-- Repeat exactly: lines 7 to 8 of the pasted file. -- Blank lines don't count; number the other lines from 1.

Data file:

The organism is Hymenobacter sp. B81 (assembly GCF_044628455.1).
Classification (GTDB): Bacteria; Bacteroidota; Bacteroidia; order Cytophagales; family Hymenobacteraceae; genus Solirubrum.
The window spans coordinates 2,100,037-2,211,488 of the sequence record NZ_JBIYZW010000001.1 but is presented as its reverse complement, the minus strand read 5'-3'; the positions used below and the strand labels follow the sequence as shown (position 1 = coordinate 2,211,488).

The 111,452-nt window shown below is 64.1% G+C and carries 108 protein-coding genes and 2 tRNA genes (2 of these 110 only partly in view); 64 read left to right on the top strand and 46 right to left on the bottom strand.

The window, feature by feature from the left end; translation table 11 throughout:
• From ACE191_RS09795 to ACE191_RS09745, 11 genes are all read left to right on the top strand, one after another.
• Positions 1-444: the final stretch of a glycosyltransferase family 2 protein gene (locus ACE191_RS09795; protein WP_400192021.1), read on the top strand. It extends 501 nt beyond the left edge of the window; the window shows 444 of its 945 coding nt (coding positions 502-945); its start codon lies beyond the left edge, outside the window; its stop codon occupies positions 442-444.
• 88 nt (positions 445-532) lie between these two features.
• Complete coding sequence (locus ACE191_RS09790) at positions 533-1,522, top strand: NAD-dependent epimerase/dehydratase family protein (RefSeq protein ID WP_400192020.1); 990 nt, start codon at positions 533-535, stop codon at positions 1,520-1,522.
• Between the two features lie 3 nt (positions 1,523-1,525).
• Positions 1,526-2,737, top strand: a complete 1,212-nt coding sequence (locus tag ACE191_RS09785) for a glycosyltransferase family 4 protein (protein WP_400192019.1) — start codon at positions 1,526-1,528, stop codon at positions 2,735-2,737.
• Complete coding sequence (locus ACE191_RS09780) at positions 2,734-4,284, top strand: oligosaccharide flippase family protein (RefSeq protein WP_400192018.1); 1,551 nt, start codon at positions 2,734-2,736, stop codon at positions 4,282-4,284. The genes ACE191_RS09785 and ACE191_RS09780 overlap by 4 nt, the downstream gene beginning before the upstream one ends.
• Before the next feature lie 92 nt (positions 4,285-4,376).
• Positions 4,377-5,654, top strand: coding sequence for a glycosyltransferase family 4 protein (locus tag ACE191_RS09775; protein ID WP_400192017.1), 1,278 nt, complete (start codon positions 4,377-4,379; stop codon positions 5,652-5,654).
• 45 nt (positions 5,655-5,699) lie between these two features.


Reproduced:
• Positions 1-444: the final stretch of a glycosyltransferase family 2 protein gene (locus ACE191_RS09795; protein WP_400192021.1), read on the top strand. It extends 501 nt beyond the left edge of the window; the window shows 444 of its 945 coding nt (coding positions 502-945); its start codon lies beyond the left edge, outside the window; its stop codon occupies positions 442-444.
• 88 nt (positions 445-532) lie between these two features.